Target Punts Tariff Costs To Suppliers To Minimize Consumer Impact

To minimize the impact of tariffs on consumer goods from China, Target is reportedly telling its suppliers to handle tariff costs. The retailer, along with other store chains, have warned the government in the past that shoppers would be on the hook through increased prices, The Wall Street Journal reported.

Before the new tariffs went into force at the beginning of September, Target reportedly sent suppliers a letter. A memo signed by Target Chief Merchandising Officer Mark Tritton said the retailer “will not accept any new cost increases related to tariffs on goods imported from China.”

The memo sent to national-brand vendors that are the importers of record on Chinese goods is said to be part of ongoing communication with suppliers over the tariffs’ impact. A Target spokesperson said, according to the paper, “Given the scope of our business and breadth of our assortment, including owned and national brands, we’ve needed to take a number of steps to manage our business accordingly and keep prices low for guests.”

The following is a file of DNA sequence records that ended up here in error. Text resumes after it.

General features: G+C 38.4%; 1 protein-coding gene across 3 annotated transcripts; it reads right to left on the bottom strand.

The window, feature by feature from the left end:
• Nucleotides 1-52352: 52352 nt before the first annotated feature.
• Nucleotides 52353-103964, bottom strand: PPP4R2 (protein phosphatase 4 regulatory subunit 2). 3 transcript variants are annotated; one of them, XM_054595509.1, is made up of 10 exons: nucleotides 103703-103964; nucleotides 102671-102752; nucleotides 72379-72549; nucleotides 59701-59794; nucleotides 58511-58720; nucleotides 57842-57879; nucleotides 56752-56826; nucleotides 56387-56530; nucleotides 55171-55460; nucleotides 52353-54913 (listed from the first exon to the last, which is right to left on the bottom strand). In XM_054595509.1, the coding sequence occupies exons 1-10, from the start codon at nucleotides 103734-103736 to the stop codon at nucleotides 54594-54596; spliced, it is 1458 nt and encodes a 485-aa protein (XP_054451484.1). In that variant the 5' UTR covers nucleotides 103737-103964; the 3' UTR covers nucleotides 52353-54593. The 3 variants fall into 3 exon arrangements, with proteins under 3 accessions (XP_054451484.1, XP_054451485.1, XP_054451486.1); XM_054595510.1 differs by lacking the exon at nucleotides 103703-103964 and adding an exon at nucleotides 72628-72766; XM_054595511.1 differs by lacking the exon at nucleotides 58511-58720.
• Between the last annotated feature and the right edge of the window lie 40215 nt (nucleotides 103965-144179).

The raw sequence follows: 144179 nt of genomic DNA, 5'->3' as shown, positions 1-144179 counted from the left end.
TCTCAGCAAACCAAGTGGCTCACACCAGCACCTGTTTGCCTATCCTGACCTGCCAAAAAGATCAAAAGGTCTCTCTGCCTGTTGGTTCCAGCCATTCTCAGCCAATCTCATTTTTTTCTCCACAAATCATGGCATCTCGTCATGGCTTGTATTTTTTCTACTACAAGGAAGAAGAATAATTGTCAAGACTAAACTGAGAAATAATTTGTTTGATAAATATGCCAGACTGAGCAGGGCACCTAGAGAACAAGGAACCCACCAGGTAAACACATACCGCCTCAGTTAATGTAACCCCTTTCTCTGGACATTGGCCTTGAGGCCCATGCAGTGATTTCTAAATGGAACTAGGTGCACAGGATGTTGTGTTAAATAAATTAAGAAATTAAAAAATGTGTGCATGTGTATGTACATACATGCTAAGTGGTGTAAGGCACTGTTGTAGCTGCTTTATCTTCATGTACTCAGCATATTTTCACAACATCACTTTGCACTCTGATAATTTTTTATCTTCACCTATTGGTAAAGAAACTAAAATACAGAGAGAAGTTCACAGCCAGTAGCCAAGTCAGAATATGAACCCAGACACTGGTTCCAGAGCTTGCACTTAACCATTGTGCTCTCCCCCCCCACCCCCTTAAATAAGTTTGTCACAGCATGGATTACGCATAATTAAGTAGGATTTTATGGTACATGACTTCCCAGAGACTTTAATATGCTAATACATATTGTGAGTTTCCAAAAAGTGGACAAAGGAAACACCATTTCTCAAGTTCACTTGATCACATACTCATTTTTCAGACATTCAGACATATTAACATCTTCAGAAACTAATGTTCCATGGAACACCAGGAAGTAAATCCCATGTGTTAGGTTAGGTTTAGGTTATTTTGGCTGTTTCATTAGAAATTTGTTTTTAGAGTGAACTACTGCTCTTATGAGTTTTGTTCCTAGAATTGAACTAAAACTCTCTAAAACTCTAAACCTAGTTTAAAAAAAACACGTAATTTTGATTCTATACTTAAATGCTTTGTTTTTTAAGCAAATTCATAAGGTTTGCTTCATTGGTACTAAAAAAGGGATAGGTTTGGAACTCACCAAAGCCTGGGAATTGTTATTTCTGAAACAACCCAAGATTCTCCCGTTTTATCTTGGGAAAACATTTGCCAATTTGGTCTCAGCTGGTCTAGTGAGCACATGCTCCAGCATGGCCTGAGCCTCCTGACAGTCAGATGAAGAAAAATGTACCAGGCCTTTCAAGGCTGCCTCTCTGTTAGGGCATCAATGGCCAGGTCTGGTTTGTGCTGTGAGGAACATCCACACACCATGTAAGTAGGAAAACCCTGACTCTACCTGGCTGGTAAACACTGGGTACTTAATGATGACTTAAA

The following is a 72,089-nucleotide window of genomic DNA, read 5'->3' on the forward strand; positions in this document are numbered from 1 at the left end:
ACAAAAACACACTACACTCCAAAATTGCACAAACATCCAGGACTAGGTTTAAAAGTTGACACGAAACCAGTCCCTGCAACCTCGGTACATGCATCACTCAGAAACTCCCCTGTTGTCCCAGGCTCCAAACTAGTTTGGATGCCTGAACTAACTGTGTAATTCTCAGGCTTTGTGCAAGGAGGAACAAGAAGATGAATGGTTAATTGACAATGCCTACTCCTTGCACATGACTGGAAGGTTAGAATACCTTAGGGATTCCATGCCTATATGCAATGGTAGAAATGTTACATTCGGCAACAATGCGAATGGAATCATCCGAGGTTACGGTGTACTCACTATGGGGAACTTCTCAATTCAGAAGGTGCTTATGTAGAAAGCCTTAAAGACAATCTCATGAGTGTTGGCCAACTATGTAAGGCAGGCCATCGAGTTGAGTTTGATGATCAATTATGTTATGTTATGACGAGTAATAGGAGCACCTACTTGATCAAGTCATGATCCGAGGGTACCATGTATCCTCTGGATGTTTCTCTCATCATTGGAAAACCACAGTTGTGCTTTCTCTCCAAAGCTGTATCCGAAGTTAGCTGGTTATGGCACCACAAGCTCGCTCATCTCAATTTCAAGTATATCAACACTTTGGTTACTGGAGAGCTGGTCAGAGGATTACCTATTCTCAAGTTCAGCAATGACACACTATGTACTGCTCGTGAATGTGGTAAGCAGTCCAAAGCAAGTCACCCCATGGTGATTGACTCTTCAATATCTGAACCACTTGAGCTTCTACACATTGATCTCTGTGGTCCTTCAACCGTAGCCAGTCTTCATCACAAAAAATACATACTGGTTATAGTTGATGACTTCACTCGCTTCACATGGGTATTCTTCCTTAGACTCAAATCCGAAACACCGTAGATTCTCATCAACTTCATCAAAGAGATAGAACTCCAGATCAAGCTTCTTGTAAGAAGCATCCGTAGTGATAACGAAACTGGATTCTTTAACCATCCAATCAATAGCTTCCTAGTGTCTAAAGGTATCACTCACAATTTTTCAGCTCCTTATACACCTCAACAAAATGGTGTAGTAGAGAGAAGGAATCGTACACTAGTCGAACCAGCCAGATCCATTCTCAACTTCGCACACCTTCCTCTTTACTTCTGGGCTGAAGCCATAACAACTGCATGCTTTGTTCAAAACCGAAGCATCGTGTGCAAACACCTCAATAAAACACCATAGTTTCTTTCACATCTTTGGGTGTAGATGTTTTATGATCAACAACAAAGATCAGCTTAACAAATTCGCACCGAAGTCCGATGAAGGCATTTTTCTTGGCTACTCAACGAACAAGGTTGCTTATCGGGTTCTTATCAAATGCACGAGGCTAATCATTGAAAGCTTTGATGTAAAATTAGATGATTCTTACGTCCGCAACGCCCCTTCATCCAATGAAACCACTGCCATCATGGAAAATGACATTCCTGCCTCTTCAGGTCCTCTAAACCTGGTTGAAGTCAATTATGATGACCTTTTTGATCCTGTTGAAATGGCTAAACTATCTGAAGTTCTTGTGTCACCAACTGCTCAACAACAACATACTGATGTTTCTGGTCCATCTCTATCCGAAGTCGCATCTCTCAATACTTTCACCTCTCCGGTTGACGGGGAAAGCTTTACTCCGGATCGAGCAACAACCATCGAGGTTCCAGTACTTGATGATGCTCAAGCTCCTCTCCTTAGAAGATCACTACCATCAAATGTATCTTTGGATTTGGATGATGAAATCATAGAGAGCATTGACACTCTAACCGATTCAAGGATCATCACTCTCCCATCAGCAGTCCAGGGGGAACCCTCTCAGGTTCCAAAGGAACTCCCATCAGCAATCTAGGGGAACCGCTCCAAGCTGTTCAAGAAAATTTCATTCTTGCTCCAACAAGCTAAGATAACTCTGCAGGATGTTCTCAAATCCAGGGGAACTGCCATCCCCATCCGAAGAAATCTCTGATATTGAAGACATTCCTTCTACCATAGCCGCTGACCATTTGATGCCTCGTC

The report noted that tariffs on some items like washing machines — hit by tariffs last year — caused higher prices for shoppers as households need such items. But it noted that industry officials say shoppers are reluctant to pay more for many products. And the largest retailers in the U.S. have more leverage than smaller operations in negotiating with importers as well as suppliers to minimize additional tariff costs.

In separate news, reports surfaced last month that Apple’s AirPods, Apple Watch and HomePod were not included in a temporary reprieve on tariffs by the Trump administration. Instead, those items were to get hit with a 10 percent tax on Sept. 1 per news in August.

One bright spot, however, was that major items like cell phones and laptops, including Apple’s MacBooks and iPhones, will not face tariffs until Dec. 15.



The How We Shop Report, a PYMNTS collaboration with PayPal, aims to understand how consumers of all ages and incomes are shifting to shopping and paying online in the midst of the COVID-19 pandemic. Our research builds on a series of studies conducted since March, surveying more than 16,000 consumers on how their shopping habits and payments preferences are changing as the crisis continues. This report focuses on our latest survey of 2,163 respondents and examines how their increased appetite for online commerce and digital touchless methods, such as QR codes, contactless cards and digital wallets, is poised to shape the post-pandemic economy.